What's Next for Microsoft and PHP?

Zend Technologies and Microsoft collaboration discussed at the Zend/PHP Conference and Expo.

Despite speculation that Microsoft would make an announcement around its Silverlight runtime environment at last month's fourth annual Zend/PHP Conference and Expo (ZendCon) in Santa Clara, Calif., the company kept a relatively low profile.

Microsoft wouldn't comment on the rumors, which circulated against the backdrop of an Adobe Systems Inc. announcement about its collaboration efforts with Zend Technologies Ltd. Adobe will deliver content, technology and services to enterprise developers building rich Internet applications (RIAs) using its Flex technology on the client and PHP on the server.

"I wouldn't be shocked to see a Silverlight announcement around PHP in the near term," says Gartner Inc. analyst Mark Driver. "Adobe's Flex is a competitor, and Microsoft won't want to sit on the sidelines while they scoop up all the PHP developers."

Bola Rotibi, analyst with U.K.-based Macehiter Ward-Dutton Ltd., agrees: "Adobe had to support PHP in Flex," she says. "And so will Microsoft in Silverlight. There are just too many Web developers who use PHP not to."

Driver also believes that a Microsoft-Zend collaboration to bring support for PHP to Microsoft's Dynamic Language Runtime (DLR) would make sense. The DLR adds a set of services designed for dynamic languages to its Common Language Runtime (CLR). Python and Ruby are currently supported.

Tough Crowd for Microsoft
PHP is one of the most popular dynamic scripting languages. It continues to grow in popularity; TIOBE Software BV's Programming Community Index -- available here -- currently ranks PHP ahead of Ruby, Python and Perl, and just behind Visual Basic and C++ on its popularity index.

Microsoft began working with Zend in October 2007 to provide customers with richer functionality and better integration of PHP on Windows. Zend is regarded as a leading supplier of PHP-based software for Web applications deployed on Linux.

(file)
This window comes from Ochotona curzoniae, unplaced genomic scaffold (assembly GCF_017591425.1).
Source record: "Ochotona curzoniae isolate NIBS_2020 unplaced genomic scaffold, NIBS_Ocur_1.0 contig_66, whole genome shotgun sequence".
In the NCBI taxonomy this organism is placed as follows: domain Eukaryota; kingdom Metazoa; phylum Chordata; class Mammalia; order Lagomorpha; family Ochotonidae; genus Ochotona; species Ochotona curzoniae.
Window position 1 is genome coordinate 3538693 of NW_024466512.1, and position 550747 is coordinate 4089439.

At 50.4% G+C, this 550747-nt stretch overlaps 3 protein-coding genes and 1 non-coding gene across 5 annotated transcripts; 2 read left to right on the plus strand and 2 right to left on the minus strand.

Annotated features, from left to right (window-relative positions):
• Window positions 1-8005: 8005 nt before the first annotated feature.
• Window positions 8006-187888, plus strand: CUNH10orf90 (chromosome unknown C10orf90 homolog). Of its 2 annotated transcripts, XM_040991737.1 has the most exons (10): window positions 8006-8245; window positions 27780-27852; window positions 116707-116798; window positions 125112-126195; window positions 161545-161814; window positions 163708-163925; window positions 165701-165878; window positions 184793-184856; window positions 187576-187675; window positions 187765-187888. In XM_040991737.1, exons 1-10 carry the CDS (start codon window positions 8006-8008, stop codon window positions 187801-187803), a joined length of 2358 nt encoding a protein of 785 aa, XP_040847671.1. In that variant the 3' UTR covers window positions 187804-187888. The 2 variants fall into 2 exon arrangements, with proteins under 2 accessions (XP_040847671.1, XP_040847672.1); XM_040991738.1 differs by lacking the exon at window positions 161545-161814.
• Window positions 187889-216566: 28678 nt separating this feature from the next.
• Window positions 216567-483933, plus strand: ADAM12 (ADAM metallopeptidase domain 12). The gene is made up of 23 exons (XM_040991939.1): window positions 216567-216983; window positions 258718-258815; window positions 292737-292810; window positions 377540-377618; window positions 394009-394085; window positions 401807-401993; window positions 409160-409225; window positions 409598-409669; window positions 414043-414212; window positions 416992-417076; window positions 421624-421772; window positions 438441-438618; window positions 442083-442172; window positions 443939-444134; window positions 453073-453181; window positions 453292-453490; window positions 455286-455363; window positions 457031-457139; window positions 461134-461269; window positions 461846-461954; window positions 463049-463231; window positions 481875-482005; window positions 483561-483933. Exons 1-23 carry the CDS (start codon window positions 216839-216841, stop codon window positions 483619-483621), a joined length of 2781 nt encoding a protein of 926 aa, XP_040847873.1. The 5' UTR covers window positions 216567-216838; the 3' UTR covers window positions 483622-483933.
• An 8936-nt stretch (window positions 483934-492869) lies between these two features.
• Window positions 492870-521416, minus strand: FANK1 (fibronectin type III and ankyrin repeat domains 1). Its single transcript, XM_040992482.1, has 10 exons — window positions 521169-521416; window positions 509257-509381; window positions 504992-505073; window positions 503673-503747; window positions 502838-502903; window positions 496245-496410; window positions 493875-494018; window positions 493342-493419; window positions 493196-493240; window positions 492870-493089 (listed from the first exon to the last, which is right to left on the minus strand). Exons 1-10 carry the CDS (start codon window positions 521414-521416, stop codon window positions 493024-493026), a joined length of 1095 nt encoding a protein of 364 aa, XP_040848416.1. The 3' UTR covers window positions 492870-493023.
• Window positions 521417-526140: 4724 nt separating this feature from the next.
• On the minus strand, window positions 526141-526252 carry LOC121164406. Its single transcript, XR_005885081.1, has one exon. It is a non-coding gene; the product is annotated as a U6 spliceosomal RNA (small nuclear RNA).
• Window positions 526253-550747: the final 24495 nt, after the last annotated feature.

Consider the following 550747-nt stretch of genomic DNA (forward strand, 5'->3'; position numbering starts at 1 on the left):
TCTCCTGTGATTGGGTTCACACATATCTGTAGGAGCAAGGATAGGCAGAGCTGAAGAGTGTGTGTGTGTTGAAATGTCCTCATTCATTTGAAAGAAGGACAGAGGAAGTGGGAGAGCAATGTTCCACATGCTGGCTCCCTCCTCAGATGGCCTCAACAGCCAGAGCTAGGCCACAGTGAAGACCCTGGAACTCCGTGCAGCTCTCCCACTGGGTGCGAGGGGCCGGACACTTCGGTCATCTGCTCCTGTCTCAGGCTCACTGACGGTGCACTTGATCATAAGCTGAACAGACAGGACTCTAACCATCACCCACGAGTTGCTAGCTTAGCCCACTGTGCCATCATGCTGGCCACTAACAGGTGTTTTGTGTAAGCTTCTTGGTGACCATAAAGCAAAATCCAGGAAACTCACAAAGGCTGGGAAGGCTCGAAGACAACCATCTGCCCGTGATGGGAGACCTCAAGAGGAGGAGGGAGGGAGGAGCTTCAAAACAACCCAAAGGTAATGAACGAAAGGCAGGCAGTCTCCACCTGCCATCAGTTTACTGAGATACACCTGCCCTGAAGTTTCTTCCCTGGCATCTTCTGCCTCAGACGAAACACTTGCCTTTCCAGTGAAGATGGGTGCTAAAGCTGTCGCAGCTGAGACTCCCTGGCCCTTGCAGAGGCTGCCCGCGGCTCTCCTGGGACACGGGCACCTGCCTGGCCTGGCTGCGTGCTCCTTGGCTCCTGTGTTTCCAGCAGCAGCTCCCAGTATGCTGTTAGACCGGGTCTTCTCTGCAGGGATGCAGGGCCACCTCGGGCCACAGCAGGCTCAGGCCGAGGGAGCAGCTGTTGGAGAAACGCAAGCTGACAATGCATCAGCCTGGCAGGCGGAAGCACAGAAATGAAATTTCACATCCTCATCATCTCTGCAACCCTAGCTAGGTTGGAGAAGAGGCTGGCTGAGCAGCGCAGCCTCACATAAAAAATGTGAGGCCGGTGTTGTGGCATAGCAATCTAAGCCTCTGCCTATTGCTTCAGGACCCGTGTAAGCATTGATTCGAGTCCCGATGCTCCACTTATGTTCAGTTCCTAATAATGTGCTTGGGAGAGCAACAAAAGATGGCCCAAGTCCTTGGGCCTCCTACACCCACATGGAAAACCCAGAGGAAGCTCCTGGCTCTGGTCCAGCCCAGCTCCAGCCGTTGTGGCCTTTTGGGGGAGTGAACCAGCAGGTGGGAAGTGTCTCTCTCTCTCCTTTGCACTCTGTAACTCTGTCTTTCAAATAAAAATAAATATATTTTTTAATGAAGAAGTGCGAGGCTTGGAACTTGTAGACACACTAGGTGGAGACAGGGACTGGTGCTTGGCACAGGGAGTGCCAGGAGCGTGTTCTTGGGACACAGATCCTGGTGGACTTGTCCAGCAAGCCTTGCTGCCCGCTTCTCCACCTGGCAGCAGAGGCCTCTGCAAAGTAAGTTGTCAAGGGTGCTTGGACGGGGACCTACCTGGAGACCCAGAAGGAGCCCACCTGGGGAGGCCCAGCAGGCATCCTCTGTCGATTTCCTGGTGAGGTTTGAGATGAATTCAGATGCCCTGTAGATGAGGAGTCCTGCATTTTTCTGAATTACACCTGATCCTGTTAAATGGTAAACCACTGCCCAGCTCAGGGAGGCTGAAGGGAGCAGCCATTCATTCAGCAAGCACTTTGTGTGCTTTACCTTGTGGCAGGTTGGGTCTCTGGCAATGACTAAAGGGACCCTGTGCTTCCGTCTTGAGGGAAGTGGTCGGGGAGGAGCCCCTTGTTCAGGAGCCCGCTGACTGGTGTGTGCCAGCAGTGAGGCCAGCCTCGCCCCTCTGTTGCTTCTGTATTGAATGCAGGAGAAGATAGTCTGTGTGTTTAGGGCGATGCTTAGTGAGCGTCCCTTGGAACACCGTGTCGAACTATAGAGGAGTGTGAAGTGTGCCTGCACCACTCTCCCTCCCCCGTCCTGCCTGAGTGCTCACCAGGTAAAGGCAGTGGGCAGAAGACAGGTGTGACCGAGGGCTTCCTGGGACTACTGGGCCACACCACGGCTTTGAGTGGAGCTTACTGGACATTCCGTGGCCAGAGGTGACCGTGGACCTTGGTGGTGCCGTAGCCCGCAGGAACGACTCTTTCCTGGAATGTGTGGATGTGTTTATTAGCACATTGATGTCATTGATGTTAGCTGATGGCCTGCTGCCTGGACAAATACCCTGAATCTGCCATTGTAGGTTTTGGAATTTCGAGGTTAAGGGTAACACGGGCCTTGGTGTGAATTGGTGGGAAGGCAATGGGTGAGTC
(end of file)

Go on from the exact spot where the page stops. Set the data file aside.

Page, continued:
Redmond continues to work with Zend to improve compatibility between Windows and Zend's PHP distribution, says Zend co-founder and co-CTO Andi Gutmans.

During a conference keynote, Gutmans said the PHP community is working to improve the performance of PHP apps running on Windows. An improved binary package in the upcoming PHP 5.3 release will include the latest Microsoft compilers. Gutmans also noted that a growing number of third-party libraries support PHP on Windows.

Despite the activity, Microsoft was scarcely in evidence at this year's show. Gartner's Driver praised the decision, given the hostile audience at some open source events. "There's an extremely vocal minority of people who have a chip on their shoulder when it comes to Microsoft getting involved with open source," he says.

Mark Driver Quote

A Friendlier Future
Open source developers can expect to see more of Microsoft, said Zend CEO Harold Goldberg during his conference-opening keynote. He suggested that the open source LAMP stack -- which currently comprises Linux, Apache, MySQL and PHP/Python/Perl -- might one day include Windows, Microsoft, IBM DB2, JavaScript, VMware and Dojo.

Microsoft wasn't completely absent from ZendCon. Tom Hanrahan, director of the Microsoft Open Source Technology Center, talked up the company's efforts to embrace both open source and PHP through its Open Source Labs.

"We're trying to drive interoperability and integration with open source into the Windows platform by design," he said in the one session hosted by Microsoft.

Driver says Microsoft must take these steps: "Microsoft doesn't want four to five million PHP programmers to assume that there's an inherent advantage to deploying their applications on Linux instead of Windows," he explains. "The Zend-Microsoft collaboration is a good, solid strategy for Microsoft and Zend, but it's also good for the PHP community."

About the Author

John K. Waters is a freelance author and journalist based in Silicon Valley. His latest book is The Everything Guide to Social Media. Follow John on Twitter, read his blog on, check out his author page on Amazon, or e-mail him at

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